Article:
When I see stories of sexual abuse by clergy members, I’m often angry with many people. Mostly, I’m angry with those who allowed the abuse to go on uninterrupted for years, whether they be church officials who helped cover it up, or the older generation of Catholics, who wouldn’t believe victims because they didn’t think priests would commit such heinous acts.
For years, it seemed so easy to me: Catholics are taught from an early age not to lie, and that withholding the truth is a form of lying. At Mass, we often hear of the Golden Rule preached by Jesus Christ: “Do to others what you want them to do to you.” (Matthew 7:12.) How, then, could we hear of these horrible acts and not want to expose the bad priests and bring an end to the abuse? Doesn’t our faith command us to do so?
I always thought I would speak up if I found myself in that situation. But I didn’t.
In 2011, I worked as a sacristan, setting the altar before Mass and caring for the church, at my home parish of Holy Family in Fresh Meadow, Queens. One of the priests, the Rev. Lou Aufiero, was an old family friend who had baptized my youngest brother. For months we got along well, and talked often in the rectory. But our relationship changed after what started as an innocent discussion about my ethnicity. “My father is Irish and my mother is Hungarian,” I told him.
“You know what’s the good thing about Hungarians?” he asked. I shook my head, not knowing where he was going with this. “They’re good-looking and well-hung,” he answered with a chuckle. I remember being in shock for the rest of the day, and for a few days after that, at what he had said.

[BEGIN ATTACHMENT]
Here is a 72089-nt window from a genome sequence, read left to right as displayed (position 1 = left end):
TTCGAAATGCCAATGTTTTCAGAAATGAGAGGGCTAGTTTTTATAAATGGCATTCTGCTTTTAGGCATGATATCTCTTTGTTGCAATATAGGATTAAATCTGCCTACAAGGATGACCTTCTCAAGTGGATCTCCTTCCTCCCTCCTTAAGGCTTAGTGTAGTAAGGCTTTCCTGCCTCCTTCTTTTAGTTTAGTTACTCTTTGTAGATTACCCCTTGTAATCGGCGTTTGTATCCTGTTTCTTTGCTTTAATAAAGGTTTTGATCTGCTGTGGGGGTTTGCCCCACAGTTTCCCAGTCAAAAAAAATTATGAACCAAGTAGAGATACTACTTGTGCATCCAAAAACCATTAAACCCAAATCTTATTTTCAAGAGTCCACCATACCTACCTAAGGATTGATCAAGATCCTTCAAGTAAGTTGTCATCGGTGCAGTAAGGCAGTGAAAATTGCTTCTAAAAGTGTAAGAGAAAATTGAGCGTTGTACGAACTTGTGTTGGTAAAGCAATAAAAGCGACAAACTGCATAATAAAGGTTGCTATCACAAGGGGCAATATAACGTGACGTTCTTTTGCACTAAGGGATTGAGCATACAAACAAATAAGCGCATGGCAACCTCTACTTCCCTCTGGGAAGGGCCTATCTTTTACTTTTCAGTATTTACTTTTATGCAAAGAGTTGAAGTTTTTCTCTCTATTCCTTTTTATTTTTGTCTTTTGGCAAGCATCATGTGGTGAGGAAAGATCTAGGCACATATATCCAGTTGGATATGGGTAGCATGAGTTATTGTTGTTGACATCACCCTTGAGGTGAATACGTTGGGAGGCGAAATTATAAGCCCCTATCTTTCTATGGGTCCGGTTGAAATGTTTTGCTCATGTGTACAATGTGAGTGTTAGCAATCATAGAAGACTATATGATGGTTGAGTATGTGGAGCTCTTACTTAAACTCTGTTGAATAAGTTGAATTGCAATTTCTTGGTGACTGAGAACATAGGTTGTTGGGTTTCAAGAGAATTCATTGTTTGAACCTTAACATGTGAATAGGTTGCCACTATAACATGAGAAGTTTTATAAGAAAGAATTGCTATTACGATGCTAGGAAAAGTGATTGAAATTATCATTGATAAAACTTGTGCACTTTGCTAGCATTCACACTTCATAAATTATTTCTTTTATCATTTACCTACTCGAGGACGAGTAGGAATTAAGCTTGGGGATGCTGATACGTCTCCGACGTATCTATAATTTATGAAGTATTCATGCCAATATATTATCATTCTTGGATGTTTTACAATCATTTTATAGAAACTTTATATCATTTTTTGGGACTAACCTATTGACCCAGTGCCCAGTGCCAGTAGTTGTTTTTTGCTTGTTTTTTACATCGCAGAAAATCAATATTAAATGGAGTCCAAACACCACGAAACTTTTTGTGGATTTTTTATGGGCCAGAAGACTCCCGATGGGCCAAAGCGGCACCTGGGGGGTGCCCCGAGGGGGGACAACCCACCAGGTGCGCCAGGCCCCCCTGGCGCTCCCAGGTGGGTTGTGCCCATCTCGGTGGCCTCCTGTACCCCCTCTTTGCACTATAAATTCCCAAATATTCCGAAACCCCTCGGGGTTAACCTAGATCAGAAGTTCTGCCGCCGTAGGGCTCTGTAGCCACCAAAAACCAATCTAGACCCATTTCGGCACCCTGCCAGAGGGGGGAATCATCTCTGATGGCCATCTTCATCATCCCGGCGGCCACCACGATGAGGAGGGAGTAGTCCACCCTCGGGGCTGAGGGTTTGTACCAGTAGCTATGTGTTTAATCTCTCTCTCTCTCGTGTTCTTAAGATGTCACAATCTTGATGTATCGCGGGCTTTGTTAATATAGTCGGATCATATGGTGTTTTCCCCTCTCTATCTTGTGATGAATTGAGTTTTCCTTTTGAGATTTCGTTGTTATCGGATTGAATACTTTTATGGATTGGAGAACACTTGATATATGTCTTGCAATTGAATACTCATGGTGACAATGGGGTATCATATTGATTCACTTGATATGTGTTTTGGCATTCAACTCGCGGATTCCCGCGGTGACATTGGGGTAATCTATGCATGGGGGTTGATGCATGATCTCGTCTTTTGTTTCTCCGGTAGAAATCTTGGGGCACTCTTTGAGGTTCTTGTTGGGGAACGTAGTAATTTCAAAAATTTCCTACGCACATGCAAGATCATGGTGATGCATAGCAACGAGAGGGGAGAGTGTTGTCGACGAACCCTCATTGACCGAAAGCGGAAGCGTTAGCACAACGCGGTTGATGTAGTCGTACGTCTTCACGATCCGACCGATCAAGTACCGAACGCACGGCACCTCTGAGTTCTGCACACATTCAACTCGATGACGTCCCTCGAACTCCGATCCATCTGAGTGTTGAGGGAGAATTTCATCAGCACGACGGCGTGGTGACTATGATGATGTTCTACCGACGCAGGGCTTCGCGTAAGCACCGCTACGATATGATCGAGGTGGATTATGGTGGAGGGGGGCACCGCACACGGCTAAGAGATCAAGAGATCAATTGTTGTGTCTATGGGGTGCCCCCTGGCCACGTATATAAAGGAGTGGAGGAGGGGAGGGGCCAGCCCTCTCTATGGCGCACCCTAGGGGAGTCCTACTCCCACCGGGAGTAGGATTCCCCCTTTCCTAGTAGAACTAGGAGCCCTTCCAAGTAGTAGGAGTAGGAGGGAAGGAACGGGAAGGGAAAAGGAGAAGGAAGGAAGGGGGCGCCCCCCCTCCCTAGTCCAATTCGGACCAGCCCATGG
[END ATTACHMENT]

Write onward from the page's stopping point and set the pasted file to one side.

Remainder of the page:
From then on, I viewed Aufiero’s friendly gestures with suspicion, and tried my best to keep my distance from him, though I acted cordial when in his presence. I was 19 at the time, and never thought I was in any danger around him. Still, something about him never seemed right after that remark.
I told only a handful of people what had happened, mostly close friends and one of my brothers. But I never reported the incident, even as I heard others’ stories about what they saw as Aufiero’s suspicious behavior.
I never thought much of my silence until this February, when the Diocese of Brooklyn released the names of 108 clergy members who had been credibly accused of sexual abuse. The third name on the alphabetical list was Aufiero’s, accompanied by a note stating that there had been several abuse allegations before and after he died in 2015.
Although I wasn’t shocked to see his name, the list still stirred up many emotions. Once again, there was anger — this time at myself. At best, Aufiero’s remark had been a bad attempt at a joke, but it was nothing that a priest should ever say to anyone. I knew this and yet I had said nothing to the church’s pastor, the diocese or any other church officials.
A friend later told me that Aufiero probably engaged his victims in a similar manner. That’s not unlikely, because there have been many cases of clergy abuse that began with priests making friends with their victims before those relationships took inappropriate turns.
Was Aufiero trying to do the same with me? I wondered. How many other people had heard him make crude remarks and said nothing? How many people was he allowed to abuse because nobody — including me — spoke up?
Finally, I asked myself whether it would have mattered if I’d reported him. Would the parish, or the diocese, have taken any action that would’ve resulted in an investigation or any meaningful action?
Although I’ll never know that answer, I realized that it’s irrelevant, because my faith calls on me to do what’s right. As Catholics, we are asked to live the teachings of the Bible, and not just listen to them every Sunday at Mass. “Save those who are weak and needy. Save them from the power of sinful people.” (Psalm 82:3.) It’s the duty of the faithful to speak up when they see priests abusing their power and taking advantage of the weak.
Although many, like myself, may not trust the church at times to handle these situations properly, not reporting them goes against everything our faith professes. No, it won’t be easy, but Jesus never promised us life would be.
Anthony O’Reilly is the editor of the Baldwin Herald. Comments about this column? Aoreilly@liherald.com.